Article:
Yale geologists have identified the deepest pieces of Earth’s crust ever found in the United States or Canada – in the rolling hills of northern Connecticut.
Tiny bits of quartz and other minerals, inside garnet crystals, tell the story of a tectonic escalator ride that started 100 miles below Earth’s surface, some 400 million years ago. The discovery, described in a study in the journal Science Advances, offers new insight into the way rocks move through the Earth during the formation of mountains.
“These ultra-deep rocks give us a unique window into geological processes operating far beneath active mountain belts such as those in Japan and the Himalayas,” said senior author Jay Ague, the Henry Barnard Davis Memorial Professor of Geology and Geophysics at Yale.
“It’s just not possible to drill 100 miles below the surface to see what’s going on today,” Ague said. “But these ancient, deeply-eroded rocks provide access to Earth’s vast interior that we would never have otherwise.”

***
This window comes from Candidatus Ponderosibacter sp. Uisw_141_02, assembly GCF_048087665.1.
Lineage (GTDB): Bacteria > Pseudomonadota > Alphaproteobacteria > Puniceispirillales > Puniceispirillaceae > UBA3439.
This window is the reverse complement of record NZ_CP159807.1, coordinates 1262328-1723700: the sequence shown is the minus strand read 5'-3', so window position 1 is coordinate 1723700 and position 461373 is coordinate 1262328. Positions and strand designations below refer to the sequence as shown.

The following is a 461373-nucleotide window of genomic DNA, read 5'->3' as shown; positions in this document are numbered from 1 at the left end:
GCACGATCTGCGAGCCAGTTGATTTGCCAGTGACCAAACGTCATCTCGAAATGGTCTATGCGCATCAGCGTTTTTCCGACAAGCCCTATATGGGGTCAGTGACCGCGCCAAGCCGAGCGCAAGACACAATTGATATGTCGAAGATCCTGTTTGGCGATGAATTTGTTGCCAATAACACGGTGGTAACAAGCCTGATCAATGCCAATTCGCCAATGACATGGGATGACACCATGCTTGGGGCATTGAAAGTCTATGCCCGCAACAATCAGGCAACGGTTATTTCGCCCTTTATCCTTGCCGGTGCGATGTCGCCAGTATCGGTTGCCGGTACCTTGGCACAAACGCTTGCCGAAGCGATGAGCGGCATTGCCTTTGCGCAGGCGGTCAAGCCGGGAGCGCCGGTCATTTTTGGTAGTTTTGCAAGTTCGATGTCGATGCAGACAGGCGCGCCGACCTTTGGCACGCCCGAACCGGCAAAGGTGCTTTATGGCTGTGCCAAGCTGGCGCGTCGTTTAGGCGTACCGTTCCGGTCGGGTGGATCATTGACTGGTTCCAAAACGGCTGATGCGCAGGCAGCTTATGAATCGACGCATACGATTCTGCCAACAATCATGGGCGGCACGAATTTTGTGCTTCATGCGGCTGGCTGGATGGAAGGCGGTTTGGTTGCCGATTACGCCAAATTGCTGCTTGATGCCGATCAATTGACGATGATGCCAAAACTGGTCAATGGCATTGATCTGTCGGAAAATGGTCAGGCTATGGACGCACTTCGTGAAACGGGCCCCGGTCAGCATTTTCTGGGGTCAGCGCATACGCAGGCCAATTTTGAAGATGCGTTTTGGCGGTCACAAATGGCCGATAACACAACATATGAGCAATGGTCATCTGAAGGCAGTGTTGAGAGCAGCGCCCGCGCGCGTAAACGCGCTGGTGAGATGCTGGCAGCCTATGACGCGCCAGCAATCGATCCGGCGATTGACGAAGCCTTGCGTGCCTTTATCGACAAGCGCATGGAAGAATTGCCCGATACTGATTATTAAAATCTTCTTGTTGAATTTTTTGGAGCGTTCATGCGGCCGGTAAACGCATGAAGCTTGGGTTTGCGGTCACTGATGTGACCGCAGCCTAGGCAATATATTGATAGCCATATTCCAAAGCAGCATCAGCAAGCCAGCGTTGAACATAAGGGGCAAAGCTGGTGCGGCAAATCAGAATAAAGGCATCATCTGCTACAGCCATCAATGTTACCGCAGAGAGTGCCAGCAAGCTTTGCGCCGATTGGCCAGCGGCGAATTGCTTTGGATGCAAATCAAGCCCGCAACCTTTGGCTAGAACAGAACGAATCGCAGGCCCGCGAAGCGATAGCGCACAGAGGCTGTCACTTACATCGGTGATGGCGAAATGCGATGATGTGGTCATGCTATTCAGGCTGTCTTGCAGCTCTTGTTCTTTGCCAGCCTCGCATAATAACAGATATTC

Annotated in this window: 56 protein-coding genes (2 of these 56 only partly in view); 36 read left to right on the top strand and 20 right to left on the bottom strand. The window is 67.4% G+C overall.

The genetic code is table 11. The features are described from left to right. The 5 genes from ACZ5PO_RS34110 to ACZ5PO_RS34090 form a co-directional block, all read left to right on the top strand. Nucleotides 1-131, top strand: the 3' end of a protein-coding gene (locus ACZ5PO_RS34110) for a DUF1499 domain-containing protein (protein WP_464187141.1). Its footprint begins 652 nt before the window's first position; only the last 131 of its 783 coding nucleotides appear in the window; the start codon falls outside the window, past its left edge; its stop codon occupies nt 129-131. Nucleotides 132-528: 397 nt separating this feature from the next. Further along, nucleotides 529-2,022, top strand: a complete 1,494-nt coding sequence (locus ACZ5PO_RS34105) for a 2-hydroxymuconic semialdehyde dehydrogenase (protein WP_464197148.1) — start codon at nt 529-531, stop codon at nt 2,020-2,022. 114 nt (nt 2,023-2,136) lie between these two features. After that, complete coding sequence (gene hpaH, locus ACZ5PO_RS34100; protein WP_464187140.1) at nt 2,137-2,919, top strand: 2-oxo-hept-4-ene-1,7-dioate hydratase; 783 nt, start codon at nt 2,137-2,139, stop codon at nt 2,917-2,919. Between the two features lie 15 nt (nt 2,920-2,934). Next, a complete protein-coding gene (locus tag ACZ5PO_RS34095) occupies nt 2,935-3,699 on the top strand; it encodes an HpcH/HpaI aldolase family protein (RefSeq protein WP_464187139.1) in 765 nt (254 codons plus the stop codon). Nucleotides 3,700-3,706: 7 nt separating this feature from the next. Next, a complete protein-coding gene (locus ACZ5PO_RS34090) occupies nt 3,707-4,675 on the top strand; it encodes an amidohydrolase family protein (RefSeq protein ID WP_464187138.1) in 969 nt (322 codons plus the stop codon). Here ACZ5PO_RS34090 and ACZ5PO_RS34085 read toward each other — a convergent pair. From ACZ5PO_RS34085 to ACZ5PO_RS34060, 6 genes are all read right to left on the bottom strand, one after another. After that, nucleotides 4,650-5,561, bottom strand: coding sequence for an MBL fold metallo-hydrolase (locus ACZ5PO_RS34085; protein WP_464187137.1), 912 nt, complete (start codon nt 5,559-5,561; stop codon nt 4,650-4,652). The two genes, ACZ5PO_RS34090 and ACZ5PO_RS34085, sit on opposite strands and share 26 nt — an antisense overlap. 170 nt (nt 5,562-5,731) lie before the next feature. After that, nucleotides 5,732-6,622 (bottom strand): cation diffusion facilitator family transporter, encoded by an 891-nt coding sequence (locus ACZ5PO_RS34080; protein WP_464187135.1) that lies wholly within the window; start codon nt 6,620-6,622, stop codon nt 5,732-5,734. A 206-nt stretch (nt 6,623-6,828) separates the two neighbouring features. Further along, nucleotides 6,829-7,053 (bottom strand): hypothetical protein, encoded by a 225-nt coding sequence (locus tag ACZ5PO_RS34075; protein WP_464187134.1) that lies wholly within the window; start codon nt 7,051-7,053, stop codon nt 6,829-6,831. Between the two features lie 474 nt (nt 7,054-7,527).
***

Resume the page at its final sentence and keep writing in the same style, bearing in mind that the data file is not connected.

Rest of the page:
Ague and the study’s lead author, geology and geophysics graduate student Duncan Keller, studied metamorphic rocks – rocks that have been transformed by intense heat and pressure – that they collected from northern Connecticut. The grayish-brown rocks, which are speckled with pink crystals of garnet, are part of the northern end of the Appalachian Mountain belt.
Typically, the researchers said, geologists recognize rocks that come from deep underground by looking for garnet crystals that contain even tinier diamond crystals. But the Yale researchers developed a new method for spotting these rocks.
Keller and Ague said minerals such as quartz, amphibole, and sodium phlogopite formed from chemical components of the garnet in the rocks. The minerals collected into tiny arrays of needle shapes and plate shapes, inside the garnet crystals.
“Using the chemistry and crystal structures of these needles and plates, we showed that they formed from the breakdown of a rare, ultrahigh-pressure mineral called majoritic garnet,” Keller said.
The researchers were able to calculate how deep into Earth’s interior the transformation occurred – in this instance, more than 100 miles.
Prior to this, the deepest rocks from Earth’s crust found in the United States or Canada came from about 55 miles underground. They were collected in Canada.
“Common rocks can preserve extraordinary histories,” Ague said.
Yale and the National Science Foundation funded the research.